Centring the Margins: Essays and Reviews, Jeff Bursey, 189 Pages, Zero Books, zero-books.net
As Jeff Bursey contends, we are endlessly taught that, “[l]iterature contains singular imagery, the perfect word lodged in its perfect spot, rounded characters, believable settings, a confident narrative (if not a confident narrator).” The stuffy English Lit canon morphed into a similarly narrow mainstream publishing consensus. As a result, alternative styles of writing, which are for Bursey innovative, are tarred with the warning term, “experimental.”
Bursey’s crusade can be a smidge too present, yet often it is framed in an eye-opening way, such as when he notes that for typical critical writing, “[t]he excitement will be intellectual, but won’t commit someone’s blood and soul to the works, which [William] Vollmann, with Steinbeck in mind, has written from the fibre of his being, as used to be said before the author supposedly disappeared.” Here Bursey reminds us that readers may be rewarded for delving into the unfamiliar. The strength of this collection is that it drives us to seek out neglected voices, even if it means having to read an occasional paragraph twice before we get it. Bursey inspires us to seek out important writing instead of settling for the typical and easy to digest.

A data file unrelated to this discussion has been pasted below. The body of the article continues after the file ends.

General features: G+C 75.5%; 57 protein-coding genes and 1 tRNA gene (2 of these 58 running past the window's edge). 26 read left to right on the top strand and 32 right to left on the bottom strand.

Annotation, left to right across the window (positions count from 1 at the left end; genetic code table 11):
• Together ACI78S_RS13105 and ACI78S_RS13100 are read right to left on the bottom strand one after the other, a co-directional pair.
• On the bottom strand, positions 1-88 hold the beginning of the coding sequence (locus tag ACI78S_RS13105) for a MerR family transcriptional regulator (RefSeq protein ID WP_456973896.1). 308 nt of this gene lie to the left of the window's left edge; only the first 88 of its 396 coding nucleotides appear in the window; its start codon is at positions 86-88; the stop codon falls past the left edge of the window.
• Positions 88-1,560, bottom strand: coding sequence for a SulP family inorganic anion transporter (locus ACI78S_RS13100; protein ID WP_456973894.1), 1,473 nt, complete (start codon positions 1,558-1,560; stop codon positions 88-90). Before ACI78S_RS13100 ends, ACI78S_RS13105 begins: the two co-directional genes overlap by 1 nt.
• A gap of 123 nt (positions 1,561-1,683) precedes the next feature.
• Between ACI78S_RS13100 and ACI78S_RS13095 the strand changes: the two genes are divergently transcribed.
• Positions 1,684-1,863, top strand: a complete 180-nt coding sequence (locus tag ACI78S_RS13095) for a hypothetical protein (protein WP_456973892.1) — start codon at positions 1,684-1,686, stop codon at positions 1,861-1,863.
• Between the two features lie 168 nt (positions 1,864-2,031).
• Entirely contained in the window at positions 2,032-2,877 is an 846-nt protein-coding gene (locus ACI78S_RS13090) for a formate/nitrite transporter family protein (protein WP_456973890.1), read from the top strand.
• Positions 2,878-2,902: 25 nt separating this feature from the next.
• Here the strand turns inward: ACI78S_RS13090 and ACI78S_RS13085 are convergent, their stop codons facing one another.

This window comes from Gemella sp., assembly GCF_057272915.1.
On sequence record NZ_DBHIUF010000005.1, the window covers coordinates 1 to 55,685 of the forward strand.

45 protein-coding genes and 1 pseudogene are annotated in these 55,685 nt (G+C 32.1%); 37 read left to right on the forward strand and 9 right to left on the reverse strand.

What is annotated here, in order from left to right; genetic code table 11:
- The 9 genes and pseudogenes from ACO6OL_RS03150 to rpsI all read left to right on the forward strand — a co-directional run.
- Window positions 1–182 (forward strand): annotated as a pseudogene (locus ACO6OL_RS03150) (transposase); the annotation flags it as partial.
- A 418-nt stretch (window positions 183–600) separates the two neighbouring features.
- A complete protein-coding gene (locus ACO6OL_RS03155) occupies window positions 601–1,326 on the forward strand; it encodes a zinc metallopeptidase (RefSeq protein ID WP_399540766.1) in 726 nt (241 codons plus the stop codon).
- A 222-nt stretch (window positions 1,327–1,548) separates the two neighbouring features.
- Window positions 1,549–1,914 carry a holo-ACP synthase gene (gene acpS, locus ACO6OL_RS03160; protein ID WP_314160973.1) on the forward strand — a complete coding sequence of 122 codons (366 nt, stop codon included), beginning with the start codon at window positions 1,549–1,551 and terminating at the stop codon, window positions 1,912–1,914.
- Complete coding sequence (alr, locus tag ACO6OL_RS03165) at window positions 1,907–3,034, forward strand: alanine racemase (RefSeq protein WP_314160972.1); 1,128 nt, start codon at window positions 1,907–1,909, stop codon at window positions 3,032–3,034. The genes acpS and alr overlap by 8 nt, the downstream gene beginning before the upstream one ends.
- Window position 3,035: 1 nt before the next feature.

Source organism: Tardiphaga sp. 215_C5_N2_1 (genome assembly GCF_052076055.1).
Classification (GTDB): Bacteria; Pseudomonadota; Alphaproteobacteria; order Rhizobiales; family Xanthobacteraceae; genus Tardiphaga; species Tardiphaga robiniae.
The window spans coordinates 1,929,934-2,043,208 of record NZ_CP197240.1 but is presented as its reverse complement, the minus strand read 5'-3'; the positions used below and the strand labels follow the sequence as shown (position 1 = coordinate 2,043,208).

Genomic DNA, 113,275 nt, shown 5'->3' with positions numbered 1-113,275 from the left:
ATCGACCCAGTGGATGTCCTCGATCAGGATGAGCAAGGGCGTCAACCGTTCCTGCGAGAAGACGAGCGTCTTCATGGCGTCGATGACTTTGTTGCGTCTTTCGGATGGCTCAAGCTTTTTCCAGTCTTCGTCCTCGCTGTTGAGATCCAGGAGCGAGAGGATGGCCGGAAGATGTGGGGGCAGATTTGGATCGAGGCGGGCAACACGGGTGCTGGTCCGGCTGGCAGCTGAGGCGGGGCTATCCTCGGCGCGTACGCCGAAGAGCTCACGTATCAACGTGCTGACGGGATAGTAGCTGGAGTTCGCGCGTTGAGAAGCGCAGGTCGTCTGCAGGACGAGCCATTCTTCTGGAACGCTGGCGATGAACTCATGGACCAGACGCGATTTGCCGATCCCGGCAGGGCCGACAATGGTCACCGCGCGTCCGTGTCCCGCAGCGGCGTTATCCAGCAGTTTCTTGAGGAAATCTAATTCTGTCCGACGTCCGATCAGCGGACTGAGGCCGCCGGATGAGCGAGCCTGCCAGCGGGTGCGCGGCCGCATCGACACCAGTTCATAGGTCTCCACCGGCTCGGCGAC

If there is a weakness, aside from some unclear sentences, it is that a wide variety of works are looked at through a personal lens informed by an ironically narrow spectrum of writers. For instance, Bursey compares all sorts of people to Henry Miller, Miller representing his literary awakening. Other favoured reference points are Pynchon, the Powys’, Dos Passos – and all sorts of stories are referred to as Oulipian. On the other hand, the wide variety of matter covered made a consistent measuring stick a welcome tool. (Feliks Jezioranski)